A WORLD OF PRETENDERS: Partial Review of the Filipino Novel, THE PRETENDERS by F. Sionil Jose


By Kevin Stoda, Puerta Princesa, Philippines

I was staying in Ermita township this past month when I came across the Solidaridad Bookstore. As I have wanted to familiarize myself with Filipino culture and literature, I went in and browsed the shelves.  I noticed a vast number works on the shelves by one F. Sionil Jose, born in 1924 in a small Pangasinan town.  (I had traveled to Pangasinan on my honeymoon just this past year.) After perusing several of the Jose novels and non-fiction writings, I asked the attendant which of the many works would be the most exemplary, especially in understanding Filipino culture and history in our present day.  I was persuaded to purchase the 4th book in the 5-part Rosales Saga.


This fourth book was entitled, THE PRETENDERS and was originally published the year of my birth, 1962.


An editor’s synapses of the novel proclaimed the work to be the story of one Antonio Samson, who is one of “many Filipinos who find themselves lost and betrayed with nowhere to run. But Antonio . . . is not just an Ilocano [northern region of Pangasinan  on the Isle of Luzon] looking for his roots; he is also the modern Filipino who fails to act in a society bereft of decency and justice.  This novel, …[now 5 decades old], continues to be read because of its contemproaneity and the insights it focuses on the dilemmas of social change.  It is also the author’s most translated novel.”


One of the more remarkable things about reading The Pretenders this summer was how it related to my own journey in life.  The Pretenders both (1) mirrored and (2) reverse-mirrored characters and events in my life as well as the life of the main characters in this novel by Jose. More interestingly, because of my family dealings at the US Embassy in Ermita town and in the St. Luke Medical Annex (also in Ermita, a very infamous neighborhood in Manila City), I was forced to travel the streets some of the same streets as the main characters traveled as I read Jose’s  novel, The Pretenders.  The brothels, bars, casinos, and love hotels are still there.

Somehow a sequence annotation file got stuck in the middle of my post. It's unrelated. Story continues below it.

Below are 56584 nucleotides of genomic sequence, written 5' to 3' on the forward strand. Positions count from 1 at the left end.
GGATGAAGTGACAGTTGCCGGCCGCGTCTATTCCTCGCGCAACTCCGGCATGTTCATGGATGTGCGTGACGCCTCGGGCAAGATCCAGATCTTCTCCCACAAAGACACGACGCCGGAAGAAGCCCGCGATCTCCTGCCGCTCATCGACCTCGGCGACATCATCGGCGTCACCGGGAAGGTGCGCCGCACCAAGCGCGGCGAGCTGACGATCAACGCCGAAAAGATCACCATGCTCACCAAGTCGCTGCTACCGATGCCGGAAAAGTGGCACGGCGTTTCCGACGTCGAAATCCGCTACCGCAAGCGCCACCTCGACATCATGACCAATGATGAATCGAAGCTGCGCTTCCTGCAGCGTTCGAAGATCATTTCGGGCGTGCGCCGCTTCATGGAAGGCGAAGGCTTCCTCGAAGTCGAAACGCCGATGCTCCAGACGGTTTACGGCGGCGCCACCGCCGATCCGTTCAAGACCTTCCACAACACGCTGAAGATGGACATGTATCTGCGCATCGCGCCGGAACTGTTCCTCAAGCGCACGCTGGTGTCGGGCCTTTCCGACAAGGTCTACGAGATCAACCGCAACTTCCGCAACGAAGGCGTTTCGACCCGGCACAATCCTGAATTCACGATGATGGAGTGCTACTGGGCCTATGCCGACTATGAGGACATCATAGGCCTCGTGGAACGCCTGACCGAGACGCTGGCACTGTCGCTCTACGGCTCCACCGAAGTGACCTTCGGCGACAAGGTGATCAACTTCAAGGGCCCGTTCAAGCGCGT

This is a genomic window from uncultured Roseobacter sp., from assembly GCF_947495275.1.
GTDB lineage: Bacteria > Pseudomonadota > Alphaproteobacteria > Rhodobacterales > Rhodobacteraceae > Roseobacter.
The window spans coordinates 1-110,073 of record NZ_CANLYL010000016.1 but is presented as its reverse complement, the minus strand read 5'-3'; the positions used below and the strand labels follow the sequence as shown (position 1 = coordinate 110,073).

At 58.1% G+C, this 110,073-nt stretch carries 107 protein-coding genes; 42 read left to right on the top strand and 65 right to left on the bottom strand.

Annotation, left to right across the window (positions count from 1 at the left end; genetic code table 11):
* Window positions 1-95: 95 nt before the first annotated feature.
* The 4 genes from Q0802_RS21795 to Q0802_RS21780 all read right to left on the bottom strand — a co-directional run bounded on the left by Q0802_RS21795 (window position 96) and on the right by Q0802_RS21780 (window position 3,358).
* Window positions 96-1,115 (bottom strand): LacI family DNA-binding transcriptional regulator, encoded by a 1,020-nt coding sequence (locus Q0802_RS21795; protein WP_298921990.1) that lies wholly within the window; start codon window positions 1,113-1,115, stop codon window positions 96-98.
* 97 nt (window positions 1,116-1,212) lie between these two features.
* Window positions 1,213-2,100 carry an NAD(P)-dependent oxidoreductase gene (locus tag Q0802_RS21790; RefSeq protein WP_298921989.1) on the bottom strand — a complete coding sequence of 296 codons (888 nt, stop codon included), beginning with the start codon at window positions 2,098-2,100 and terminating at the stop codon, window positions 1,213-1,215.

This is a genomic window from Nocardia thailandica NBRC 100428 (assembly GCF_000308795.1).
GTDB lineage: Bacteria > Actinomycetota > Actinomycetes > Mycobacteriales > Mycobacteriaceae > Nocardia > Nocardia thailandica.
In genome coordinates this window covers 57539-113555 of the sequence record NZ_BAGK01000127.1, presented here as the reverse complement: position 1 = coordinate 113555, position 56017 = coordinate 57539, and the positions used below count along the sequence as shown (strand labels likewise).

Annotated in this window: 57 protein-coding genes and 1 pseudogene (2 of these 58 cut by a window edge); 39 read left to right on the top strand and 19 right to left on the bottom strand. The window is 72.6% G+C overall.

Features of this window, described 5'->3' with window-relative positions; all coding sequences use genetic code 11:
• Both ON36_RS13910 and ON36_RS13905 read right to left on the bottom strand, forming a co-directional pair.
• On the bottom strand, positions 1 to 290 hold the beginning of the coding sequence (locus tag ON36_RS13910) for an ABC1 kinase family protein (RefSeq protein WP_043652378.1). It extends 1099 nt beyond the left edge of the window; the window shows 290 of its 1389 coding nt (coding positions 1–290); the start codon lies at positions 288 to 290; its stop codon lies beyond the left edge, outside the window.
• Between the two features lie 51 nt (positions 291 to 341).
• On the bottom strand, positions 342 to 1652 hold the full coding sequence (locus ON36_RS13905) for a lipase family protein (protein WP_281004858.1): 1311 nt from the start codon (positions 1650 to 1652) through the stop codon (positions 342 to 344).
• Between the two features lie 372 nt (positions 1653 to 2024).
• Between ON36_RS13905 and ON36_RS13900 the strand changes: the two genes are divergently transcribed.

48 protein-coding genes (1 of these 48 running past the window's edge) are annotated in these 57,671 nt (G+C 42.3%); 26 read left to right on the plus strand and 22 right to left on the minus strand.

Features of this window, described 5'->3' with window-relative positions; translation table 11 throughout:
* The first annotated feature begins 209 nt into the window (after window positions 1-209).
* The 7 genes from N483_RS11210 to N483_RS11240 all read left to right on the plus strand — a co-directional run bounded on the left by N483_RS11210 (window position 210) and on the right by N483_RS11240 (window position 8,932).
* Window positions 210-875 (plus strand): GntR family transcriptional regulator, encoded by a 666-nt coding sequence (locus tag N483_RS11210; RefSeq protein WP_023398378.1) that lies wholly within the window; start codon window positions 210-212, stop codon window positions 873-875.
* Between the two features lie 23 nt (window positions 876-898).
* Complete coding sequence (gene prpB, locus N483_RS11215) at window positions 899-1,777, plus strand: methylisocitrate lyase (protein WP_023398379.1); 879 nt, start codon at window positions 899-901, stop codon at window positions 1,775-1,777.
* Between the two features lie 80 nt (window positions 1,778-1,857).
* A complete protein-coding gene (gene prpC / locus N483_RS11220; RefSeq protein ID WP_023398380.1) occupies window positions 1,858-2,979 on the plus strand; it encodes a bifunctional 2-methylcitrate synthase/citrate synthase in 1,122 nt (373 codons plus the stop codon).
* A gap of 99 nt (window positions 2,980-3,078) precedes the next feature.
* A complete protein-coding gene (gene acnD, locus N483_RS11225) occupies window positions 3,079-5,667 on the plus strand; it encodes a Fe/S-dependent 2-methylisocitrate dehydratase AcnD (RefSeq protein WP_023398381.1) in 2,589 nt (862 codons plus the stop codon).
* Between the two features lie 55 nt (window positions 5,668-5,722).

Before reviewing the novel, The Pretenders (i.e. in light of my own experience in Ermita town and other parts of the Philippines and planet Earth), allow me to share a little about the author, F. Sionil Jose, and his background. First of all, in 2004, F. Sionil Jose won the Pablo Neruda Centennial Award for Literature.  He has also won several other Asian and Filipino writing and journalism awards.  Jose, who has written primarily in English, rather than his native language of Ilucano–or any of a dozen languages of the Philippines–, has made a tremendous impact on Asian literature, while often having too little recognition in most corners of his own homeland. (I would be surprised if more than one in ten Filipinos—in or outside the country–could tell you who he is.  This may because he is so critical of the local plutocrats in Negros, Mindanao and Luzon.)

Le Monde author, Philippe Pons, writes of Jose, “Seldom has a writer reflected so well the qualities and the failings of his people.  Francisco Sionil Jose  . . . crossed this [past 20th] century embracing the hopes and the disillusions of his land:  his essays and his articles as well as his novels are inseparable from the modern history of the Philippines.”

Likewise, Ian Buruma, famed for his work on comparative historical memories of WWII in Europe and Asia, has noted that Jose is the “foremost Filipino novelist in English . . . his novels deserve a much wider readership than the Philippines can offer.  His major work, the Rosales Saga, can be read as an allegory for the Filipino in search of an identity.”

Finally, Ron Rennard of Discovery Magazine observed, “Together with the novels of Graham Greene, Andre Malraux, Joseph Conrad, Han Suyin, Yukio Mishima, F. Sionil Jose’s Ermita is one of the top ten novels written on Southeast Asia.”

It should be noted that aside from being a prolific novelist, Jose has worked as a journalist, a political organizer, an editor, and an entrepreneur. Similar to the character, Antonio Samson, in this novel, The Pretenders, Jose also lived many years in the USA and Europe. In summary, picking up a work from Jose to help one understand more about Philippines and Asia, therefore, sounded like a no-brainer to me.